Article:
After a bad experience with tonsillectomy as a child, Leonard Gloeb had an aversion to hospitals. Lucky for him – and lucky for Children’s – Leonard got over his fear. For the past 27 years, Leonard has been volunteering his time and talents as a master gardener to provide horticulture therapy to our patients and their families in St. Paul.
Horticulture therapy is the purposeful use of plants and plant-related acts to promote health and wellness for all people. Its use dates back to ancient times, and today, it is widely accepted as a beneficial and effective therapy to help build and improve cognitive, physical, psychological and social skills.
Leonard visits Children’s twice a week to perform a variety of plant-related therapy activities with patients. The program he has helped develop, called “My Little Green Friends,” consists of 35 different activities, including planting, seed art and aromatherapy, to engage patients in the healing benefits of working with and/or enjoying plants. In the past, Leonard maintained the Children’s greenhouse and now donates plants he grows in his personal greenhouse for his activities with patients.
“The project started as a way for me to get in my volunteer hours required for the master gardener program,” says Leonard. “But it has turned into a real passion and a commitment to the children.”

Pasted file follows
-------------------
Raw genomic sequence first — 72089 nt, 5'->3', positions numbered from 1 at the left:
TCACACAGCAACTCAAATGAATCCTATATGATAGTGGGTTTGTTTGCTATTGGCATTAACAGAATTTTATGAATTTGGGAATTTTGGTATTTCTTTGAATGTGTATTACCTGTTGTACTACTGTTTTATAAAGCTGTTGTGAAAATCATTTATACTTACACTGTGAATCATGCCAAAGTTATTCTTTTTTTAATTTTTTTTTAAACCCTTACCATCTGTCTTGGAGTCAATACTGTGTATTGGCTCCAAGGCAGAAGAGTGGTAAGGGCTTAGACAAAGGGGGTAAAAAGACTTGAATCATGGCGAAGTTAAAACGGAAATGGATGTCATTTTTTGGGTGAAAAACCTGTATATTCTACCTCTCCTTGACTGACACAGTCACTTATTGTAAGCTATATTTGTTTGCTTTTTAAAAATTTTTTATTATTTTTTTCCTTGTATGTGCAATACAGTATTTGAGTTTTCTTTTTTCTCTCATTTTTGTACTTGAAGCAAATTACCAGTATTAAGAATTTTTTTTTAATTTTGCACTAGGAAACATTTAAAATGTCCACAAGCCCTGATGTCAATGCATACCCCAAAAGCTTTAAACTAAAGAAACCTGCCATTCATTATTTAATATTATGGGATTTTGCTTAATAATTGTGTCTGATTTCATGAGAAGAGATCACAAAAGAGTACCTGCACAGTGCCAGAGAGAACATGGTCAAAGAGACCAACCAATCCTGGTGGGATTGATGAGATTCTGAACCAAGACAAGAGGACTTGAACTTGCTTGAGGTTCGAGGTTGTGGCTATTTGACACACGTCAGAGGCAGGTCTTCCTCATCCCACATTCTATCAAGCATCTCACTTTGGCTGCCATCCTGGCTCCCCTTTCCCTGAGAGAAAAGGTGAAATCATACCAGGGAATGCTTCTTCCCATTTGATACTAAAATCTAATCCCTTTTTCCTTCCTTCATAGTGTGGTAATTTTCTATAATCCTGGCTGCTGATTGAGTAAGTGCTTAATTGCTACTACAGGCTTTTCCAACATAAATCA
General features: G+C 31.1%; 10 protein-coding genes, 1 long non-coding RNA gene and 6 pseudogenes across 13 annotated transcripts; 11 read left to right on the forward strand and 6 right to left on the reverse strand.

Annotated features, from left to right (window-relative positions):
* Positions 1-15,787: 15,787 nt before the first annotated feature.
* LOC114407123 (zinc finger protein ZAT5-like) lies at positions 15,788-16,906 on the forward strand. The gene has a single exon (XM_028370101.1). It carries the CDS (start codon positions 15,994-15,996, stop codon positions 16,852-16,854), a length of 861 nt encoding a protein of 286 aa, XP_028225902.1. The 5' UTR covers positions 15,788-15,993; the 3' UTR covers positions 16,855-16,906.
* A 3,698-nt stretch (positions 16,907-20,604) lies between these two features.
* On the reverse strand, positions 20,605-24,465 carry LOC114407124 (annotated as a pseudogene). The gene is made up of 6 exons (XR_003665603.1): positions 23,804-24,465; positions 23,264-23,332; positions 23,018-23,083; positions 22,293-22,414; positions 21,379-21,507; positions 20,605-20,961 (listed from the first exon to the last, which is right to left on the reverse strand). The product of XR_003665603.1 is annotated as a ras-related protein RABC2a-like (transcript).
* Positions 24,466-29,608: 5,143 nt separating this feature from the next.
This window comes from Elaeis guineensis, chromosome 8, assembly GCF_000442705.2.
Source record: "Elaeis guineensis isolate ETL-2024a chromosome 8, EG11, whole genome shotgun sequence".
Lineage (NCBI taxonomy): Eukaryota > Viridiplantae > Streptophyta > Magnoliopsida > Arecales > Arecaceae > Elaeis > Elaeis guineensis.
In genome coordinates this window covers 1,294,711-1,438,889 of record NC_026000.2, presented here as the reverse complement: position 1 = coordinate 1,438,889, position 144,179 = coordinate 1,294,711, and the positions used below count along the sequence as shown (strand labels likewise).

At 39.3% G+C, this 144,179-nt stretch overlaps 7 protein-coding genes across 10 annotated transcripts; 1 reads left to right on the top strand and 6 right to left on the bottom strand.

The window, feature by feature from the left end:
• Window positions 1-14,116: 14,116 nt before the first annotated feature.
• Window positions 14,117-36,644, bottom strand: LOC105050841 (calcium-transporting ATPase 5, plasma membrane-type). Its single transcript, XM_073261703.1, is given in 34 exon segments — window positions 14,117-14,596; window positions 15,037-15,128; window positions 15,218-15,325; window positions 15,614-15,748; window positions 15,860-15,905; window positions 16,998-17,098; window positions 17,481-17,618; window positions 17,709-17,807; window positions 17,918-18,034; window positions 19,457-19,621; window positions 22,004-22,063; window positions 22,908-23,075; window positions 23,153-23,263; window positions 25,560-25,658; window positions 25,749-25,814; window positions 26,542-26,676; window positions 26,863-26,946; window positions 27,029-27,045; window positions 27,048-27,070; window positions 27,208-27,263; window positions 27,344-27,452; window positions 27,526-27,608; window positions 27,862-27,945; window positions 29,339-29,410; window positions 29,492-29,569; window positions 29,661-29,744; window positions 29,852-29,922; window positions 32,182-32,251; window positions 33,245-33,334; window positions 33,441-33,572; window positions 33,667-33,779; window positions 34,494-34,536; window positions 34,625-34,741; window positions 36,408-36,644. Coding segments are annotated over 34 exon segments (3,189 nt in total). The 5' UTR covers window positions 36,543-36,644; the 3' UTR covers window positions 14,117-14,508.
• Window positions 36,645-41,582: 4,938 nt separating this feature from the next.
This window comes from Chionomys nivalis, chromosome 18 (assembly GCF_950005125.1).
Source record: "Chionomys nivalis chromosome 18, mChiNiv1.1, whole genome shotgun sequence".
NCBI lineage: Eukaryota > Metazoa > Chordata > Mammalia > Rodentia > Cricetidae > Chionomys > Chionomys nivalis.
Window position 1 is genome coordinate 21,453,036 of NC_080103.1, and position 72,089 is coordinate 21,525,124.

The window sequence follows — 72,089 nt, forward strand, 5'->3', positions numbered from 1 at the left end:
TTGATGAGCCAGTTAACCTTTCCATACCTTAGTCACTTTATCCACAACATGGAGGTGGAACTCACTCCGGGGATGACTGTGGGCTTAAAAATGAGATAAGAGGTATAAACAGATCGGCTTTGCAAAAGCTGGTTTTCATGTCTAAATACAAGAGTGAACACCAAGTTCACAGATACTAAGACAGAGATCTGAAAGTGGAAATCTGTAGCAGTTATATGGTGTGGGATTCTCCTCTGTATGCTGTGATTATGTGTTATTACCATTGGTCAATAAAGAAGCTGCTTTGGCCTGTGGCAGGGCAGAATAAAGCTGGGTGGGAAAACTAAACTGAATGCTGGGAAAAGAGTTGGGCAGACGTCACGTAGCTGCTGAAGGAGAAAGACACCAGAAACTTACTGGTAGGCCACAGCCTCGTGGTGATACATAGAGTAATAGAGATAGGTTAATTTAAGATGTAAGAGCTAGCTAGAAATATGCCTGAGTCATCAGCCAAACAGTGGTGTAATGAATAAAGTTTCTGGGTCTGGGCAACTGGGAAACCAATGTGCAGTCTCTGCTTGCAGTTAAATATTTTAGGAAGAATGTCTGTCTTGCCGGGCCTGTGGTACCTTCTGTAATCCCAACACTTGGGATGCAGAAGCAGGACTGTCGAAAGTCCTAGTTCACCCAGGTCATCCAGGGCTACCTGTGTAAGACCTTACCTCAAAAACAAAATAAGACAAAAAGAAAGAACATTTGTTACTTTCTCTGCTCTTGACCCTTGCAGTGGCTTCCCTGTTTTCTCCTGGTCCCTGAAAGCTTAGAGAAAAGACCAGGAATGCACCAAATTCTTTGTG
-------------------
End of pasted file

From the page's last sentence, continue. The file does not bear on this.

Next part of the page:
With more than 15,135 volunteer hours now under his belt, Leonard is a familiar face at the St. Paul campus. He works closely with the Child Life team to schedule his visits in the pediatric intensive care unit (PICU) and surgery playrooms, third and fourth floor inpatient units, the short stay unit and the epilepsy unit.
“Leonard brings a lot of smiles to the kids he visits,” says Tom Marsolais, child life associate. “He’s a kind and gentle man, and the kids pick up on his calming influence. The horticulture therapy he does with them is a good distraction during their time at the hospital and provides a learning experience for them to discover more about plants and nature.”
Leonard has seen his work come full circle, with some former patients now returning as parents who still have the plants he gave to them years ago. Those, and some of the stories that stand out the most, are Leonard’s “little miracles” – the examples of how horticulture therapy has improved the care or life of a child.
“One of my favorite success stories came after a planting activity with a group of children in a playroom,” Leonard recalls. “A little boy picked up his potted plant, turned to his mother and said ‘Look mom, my plant.’ It didn’t seem like a big deal at the time, but I found out later that those were the first words he had spoken since coming to the hospital five days before. It was a tremendous impact with little effort on my part. One time, a doctor told me that the work I was doing was more important than his,” he continues. “I thought he was crazy at the time, but after seeing events like that one, I realized that what I was doing really does make a difference.”
Throughout the years, patient families have asked Leonard if he gets paid for the work he does. “I tell them ‘I get paid more than any CEO.’ Even if I wasn’t a master gardener, I’d still be here. It’s one of the most rewarding projects there is.”